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Discussion Starter · #1 · (Edited)
'014 Touring was getting an average at the Easy Coast of 33 MPG and 36 (and my wife could nail 38 MPG regularly out west) at my Colorado home in the summer, but now in November I'm lucky to squeeze out 30 MPG average. Local Service tech blames the decrease on the winter blend gasoline. So is 10% loss about right or is it because of, or in addition to buying new tires? I really like General Altimax HP-43 tires; cheap and quiet. I can't believe the OEM Yokahamas nor winter blend gas could make that much difference. I have to drive like a granny to get the 30 MPG when in the summer I didn't think about it. Any thoughts:icon_question:
 

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My cars also achieve better fuel economy at altitudes such as those in Colorado. I attribute it to lower aerodynamic drag due to thinner air (low air pressure).

I'm not a big fan of the "winter blend" theory behind reduced winter fuel economy, at least not as the primary cause. Instead, everything else being equal, I believe that winter aerodynamic drag is higher due to more dense air that's both colder and drier. The higher drag leads to lower fuel economy.

The Department of Energy makes this statement regarding season fuel blends:

The energy content of gasoline varies seasonally. Typical summer conventional gasoline contains about 1.7% more energy than typical winter conventional gasoline.

At 30 mpg, a 1.7% difference in energy content may result in a fuel economy difference of ~0.5 mpg.

Check your tire pressures in the morning when they're cold, even if it means leaving the car outside (not garaged) overnight. Cold ambient temperatures lead to reduced tire pressure, which in turn leads to reduced fuel economy.

Other factors that can reduce winter fuel economy include longer warm-up times and frequent use of the windshield defroster, which turns on the a/c compressor when outside temps are above freezing. Subaru claims the OEM tires are "low rolling resistance". The Altimax tires' RR may be higher because they're new and/or their overall design.

Finally, Subaru recommends using 87 AKI or higher fuel in your non-turbo '14 Touring; see page 7-3 in your OM. Although it may seem to run OK on 85 AKI (= high-elevation regular) at high elevation, it may actually do even better on 87 AKI (= high-elevation mid-grade).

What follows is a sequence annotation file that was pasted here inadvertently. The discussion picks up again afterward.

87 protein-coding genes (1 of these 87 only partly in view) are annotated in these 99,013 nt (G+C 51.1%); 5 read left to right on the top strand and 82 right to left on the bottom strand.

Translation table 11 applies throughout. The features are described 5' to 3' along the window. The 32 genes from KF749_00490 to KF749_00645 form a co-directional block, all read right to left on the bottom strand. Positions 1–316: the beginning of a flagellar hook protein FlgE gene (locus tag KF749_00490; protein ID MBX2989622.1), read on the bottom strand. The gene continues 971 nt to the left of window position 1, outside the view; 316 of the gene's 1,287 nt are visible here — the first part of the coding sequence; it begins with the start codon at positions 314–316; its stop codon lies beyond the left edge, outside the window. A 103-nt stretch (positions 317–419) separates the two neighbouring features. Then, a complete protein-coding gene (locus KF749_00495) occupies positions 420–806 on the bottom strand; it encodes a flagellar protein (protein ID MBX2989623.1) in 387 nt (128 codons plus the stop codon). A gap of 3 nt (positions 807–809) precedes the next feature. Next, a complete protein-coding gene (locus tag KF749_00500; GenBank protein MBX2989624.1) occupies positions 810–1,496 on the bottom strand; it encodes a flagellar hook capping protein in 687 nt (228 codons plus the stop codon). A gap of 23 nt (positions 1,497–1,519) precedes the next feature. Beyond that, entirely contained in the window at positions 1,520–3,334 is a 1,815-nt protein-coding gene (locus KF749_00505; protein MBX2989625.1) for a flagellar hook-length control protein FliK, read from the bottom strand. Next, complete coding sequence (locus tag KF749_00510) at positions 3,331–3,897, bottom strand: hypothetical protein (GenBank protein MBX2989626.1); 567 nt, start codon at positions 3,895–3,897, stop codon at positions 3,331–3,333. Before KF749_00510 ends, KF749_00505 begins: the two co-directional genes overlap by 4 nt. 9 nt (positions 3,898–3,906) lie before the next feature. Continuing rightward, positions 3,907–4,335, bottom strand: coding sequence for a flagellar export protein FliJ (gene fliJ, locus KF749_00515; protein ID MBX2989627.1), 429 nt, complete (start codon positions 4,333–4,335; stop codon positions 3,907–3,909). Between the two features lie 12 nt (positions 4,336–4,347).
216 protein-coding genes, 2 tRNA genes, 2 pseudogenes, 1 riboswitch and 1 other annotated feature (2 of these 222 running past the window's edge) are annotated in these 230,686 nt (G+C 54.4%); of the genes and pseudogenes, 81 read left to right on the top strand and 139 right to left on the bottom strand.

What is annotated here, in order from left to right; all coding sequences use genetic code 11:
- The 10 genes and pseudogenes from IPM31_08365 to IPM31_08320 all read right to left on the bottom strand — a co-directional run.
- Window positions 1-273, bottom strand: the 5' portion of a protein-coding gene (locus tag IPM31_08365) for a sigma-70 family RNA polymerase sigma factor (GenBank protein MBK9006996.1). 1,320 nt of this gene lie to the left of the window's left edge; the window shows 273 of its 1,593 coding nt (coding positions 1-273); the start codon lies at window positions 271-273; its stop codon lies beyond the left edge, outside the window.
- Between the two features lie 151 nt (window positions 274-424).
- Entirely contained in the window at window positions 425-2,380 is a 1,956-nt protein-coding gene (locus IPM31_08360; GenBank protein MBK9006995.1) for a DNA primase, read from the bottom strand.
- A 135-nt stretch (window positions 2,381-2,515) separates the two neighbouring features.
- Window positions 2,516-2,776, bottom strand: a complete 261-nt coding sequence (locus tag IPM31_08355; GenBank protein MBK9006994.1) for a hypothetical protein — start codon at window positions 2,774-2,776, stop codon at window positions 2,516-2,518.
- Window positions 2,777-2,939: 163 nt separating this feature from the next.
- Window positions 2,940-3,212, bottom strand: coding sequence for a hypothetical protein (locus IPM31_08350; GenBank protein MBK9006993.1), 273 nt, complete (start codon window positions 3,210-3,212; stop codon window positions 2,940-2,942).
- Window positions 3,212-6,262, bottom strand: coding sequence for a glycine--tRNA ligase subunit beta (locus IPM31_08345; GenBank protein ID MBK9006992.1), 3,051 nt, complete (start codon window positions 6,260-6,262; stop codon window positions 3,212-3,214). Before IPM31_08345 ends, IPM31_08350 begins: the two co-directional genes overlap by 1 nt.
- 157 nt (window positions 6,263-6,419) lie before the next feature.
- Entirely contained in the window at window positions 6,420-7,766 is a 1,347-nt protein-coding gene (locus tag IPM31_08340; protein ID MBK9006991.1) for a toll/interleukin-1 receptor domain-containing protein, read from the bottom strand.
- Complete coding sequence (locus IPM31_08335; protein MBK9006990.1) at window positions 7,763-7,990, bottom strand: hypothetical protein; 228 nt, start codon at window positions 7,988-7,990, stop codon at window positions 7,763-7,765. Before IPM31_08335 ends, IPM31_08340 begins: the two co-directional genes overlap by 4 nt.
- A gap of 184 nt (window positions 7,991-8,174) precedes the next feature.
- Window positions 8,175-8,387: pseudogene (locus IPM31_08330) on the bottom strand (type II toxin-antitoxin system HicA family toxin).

HTH,
Jim / crewzer
 

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2014 Forester XT Touring CVT
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Winter blend fuel contains more Butane than regular summertime fuel does.

Butane contains fewer carbon atoms, and since it has fewer carbon atoms, it burns less efficiently.

Here is a better article I have been sharing in a few other threads about the winter blend fuel.

What You Should Know About The Fuel You'll Be Putting In Your Car Soon

It mentions a loss in MPG between 2-8%.

I have noticed a drop close to 10% in my 2014 XT, but it is likely more sensitive due to the turbo.
 

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I just did a 13+ gallon fill-up with 91 octane ethanol free gas today. Will see how it compares with my prior tank of 87 octane and 10% ethanol. I have a few friends with outbacks who report getting better mpg with this gas so will see. Though I doubt any mpg increase will pay for the higher cost of the gas. I am doing it just as an experiment.
 

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Discussion Starter · #5 ·
This winter (maybe) MPG reduction is new to me as I've just ditched my diesel Jetta to buy the Forester. I think its a tire issue more than a fuel issue. BTW, does anyone know why gasoline is 85 octane in higher altitudes and 87 octane at lower? Lower air density means less detonation? I too think the air density has something to do with how easily a car slips through the air molecules, but I can't imagine it would make a 10% difference.
I'll be interested in seeing how the straight up 91 octane does for you. I'm paying about $2.75 for regular Shell here in Virgina so ten percent of that is around a .30 per gallon penalty or $4.00 loss per fill-up. So paying .30 more for ethanol free fuel would be a break even think.
 

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I'll be interested in seeing how the straight up 91 octane does for you. I'm paying about $2.75 for regular Shell here in Virgina so ten percent of that is around a .30 per gallon penalty or $4.00 loss per fill-up. So paying .30 more for ethanol free fuel would be a break even think.